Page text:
AQUIN, HAITI – APRIL 14-16, 2014

This report describes the purpose, method and results of a three-day course on intensive medical care created and taught by members of the Haitian Resource Development Foundation [HRDF], its international partner Association of Haitian Physicians Abroad [AMHE], and staff of Haiti’s Ministry of Public Health and Population [MSPP].


Both HRDF and AMHE have made it an organizational priority to “narrow the knowledge gap” between Haitian health care providers and their counterparts in the modern world on the subject of evidence-based medicine and health care delivery.  Both organizations want to see Haitian medical practitioners be able to deliver the best possible care based on proven diagnostic and treatment evidence, accessible from colleges, universities, hospitals and research institutions all over the world.  Evidence-based medicine, inherently depending on computerized communications technology, requires much more specialized education and training than previously required by referring to dusty books and local telephone calls.  This, in turn, requires capital investment in communications and teaching expertise that is by and large not yet generally available in Haiti.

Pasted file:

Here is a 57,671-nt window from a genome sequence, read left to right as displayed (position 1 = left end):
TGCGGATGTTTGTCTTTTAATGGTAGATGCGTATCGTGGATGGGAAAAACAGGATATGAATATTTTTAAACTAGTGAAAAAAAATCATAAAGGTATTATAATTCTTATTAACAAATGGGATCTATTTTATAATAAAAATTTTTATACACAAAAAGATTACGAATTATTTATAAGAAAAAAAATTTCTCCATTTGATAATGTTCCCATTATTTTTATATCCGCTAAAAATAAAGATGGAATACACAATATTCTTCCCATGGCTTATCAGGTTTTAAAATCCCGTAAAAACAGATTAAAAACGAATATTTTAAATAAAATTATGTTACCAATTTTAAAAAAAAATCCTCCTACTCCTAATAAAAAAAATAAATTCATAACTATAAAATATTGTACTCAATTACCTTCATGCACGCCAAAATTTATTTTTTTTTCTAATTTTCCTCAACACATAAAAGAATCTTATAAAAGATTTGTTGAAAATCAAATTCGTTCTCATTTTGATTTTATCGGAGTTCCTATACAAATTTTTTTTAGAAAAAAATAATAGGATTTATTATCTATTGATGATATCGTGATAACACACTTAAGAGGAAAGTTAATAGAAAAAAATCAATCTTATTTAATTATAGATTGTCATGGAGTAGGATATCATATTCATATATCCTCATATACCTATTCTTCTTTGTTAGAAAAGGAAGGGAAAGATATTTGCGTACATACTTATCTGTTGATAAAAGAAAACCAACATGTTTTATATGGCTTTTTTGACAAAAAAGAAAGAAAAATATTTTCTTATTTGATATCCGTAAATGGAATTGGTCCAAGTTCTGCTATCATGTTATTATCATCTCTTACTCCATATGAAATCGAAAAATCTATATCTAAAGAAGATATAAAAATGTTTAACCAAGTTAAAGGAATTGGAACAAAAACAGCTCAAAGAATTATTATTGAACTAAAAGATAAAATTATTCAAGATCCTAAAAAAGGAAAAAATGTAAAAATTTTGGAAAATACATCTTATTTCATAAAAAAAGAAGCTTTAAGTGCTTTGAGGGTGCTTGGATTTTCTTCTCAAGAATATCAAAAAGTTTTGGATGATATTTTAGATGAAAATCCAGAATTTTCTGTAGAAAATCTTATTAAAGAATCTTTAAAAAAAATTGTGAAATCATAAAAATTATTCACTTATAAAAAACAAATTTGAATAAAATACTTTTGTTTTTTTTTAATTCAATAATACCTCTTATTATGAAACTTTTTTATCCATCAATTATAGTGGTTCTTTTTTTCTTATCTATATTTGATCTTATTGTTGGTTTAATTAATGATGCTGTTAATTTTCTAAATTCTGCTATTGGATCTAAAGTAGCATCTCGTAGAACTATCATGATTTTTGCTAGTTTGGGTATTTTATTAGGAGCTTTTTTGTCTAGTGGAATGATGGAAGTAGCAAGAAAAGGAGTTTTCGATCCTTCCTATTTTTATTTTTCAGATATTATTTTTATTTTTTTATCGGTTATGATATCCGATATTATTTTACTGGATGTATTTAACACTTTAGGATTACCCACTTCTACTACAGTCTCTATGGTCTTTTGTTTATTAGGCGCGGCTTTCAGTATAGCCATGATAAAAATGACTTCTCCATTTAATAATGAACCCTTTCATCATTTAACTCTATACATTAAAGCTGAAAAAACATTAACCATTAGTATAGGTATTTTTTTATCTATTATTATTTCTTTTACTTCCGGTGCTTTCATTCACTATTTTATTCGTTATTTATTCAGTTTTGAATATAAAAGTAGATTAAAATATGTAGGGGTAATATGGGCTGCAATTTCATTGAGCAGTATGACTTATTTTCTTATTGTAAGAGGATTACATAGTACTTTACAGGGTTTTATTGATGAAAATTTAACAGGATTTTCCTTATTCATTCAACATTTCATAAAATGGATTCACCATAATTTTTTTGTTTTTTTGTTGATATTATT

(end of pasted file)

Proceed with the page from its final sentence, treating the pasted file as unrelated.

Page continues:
At the same time, there is a continuing gap in intensive care capacity between Haiti and the modern world, i.e. the ability to provide hospitalization and ‘round the close attention and life support to patients with severe acute and chronic conditions.  Haiti has lacked this capacity for years.

Modern intensive medical care was introduced to Haiti in 2008 by the combined efforts and resources of Haitian Resource Development Foundation, the Association of Haitian Physicians Abroad, Mole St. Nicolas in Action (MOTION) and the United States Southern Command at the Hôpital de la Communauté Haitien in Frères, near Pétion-Ville.  National capacity increased early in 2010 when volunteer foreign physicians established some temporary intensive care units in field hospitals to provide necessary critical care to badly-injured earthquake victims.